If the government released high-frequency spectrum suited for LTE networks, everyone on Vodacom’s network would have a better experience.
This is according to Vodacom CTO Andries Delport, who said the benefits would extend beyond just its LTE client base.
The spectrum – radio frequencies in the 2,600MHz band – have been lying unused for years.
While not particularly useful for rural areas, the spectrum can be used to take pressure off a network like Vodacom’s – freeing up capacity that may be used by non-LTE subscribers.
Delport said that if they can offload traffic from their 1,800MHz spectrum currently being used for LTE, the extra space could be used for a variety of things.
This includes improving the network performance for LTE subscribers and increasing the capacity available to 2G and 3G subscribers – improving their experience.
Subscribers with devices that support LTE-A carrier aggregation technology should also see much better throughput if the extra spectrum was activated.
The process to assign high-demand spectrum in South Africa has been stuck in limbo since 2006.
The Minister of Telecommunications Siyabonga Cwele recently revealed a plan to build a wireless open access network (WOAN) for South Africa, a pillar of the department’s National Integrated ICT Policy White Paper.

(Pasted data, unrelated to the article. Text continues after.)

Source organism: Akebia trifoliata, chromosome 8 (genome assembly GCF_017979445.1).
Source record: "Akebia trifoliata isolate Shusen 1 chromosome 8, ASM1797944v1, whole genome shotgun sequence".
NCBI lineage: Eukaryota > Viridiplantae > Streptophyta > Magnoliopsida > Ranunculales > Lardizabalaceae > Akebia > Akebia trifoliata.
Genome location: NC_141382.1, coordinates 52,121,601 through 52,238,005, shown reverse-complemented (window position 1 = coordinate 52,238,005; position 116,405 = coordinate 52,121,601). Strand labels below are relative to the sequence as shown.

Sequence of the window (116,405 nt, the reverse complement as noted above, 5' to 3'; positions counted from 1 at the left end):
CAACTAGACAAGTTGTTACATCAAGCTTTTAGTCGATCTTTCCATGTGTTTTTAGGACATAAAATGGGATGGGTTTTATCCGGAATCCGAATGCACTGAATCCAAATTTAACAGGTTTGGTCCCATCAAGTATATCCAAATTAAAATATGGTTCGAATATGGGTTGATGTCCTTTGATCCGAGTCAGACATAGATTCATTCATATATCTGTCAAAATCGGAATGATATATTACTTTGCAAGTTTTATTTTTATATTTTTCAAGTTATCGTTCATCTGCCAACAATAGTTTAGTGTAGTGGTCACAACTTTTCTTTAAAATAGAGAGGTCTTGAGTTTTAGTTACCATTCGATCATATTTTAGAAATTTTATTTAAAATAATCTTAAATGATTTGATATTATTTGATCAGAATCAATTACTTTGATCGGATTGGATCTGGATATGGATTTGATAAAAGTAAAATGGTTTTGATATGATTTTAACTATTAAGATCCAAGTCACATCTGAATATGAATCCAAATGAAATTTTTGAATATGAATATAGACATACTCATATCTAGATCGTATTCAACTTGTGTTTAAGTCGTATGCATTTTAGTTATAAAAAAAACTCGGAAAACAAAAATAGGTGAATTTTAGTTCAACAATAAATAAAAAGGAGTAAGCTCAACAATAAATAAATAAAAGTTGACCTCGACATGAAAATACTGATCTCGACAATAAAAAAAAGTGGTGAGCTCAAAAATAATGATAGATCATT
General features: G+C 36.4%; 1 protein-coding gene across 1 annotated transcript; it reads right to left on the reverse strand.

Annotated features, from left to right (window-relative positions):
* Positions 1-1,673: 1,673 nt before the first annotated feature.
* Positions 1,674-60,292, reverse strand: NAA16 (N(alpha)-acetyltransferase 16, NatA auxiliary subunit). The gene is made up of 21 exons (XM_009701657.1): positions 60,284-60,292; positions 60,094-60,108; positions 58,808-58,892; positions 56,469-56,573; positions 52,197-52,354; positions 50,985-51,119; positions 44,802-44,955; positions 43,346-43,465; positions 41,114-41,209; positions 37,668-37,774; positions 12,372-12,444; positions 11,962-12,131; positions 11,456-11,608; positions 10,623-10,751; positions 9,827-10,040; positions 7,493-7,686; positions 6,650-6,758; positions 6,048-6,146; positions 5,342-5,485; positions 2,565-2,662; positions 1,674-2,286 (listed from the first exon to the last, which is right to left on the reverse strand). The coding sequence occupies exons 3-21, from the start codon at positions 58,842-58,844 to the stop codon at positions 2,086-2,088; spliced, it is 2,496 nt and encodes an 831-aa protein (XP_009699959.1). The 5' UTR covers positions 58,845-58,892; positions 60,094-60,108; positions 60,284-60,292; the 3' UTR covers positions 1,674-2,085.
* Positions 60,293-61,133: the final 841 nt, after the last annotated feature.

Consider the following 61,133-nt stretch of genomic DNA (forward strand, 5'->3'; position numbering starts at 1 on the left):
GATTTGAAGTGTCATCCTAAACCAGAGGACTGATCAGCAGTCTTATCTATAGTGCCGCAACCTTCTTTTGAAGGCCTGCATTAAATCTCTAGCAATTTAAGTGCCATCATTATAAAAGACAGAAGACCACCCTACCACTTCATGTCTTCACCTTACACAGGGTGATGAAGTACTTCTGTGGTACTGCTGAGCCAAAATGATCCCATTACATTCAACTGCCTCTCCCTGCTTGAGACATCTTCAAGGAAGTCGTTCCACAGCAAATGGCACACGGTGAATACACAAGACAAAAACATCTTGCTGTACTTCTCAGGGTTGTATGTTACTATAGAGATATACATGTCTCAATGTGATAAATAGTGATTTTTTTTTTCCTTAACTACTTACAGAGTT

The plan wanted to allocate the high-demand spectrum, which mobile networks have been begging for, to the WOAN. It also suggested taking away operators’ existing spectrum.
The minister has since partially backtracked on this, and a compromise with the industry was said to have been reached.
Vodacom, MTN, Cell C, Telkom, Rain, and Neotel’s spectrum licences will not be revoked until at least 2028, and a study will be done to determine how much spectrum the WOAN needs. The remainder may then be licenced to operators.
Treasury has set a deadline for this study – the end of August.
Delport said he is worried about the short timeline given to the parties involved, including the CSIR, to complete the study.
“They have until the end of August to come up with some serious, serious work,” said Delport, adding that waiting a bit longer to ensure the study is done well is a small sacrifice at this stage.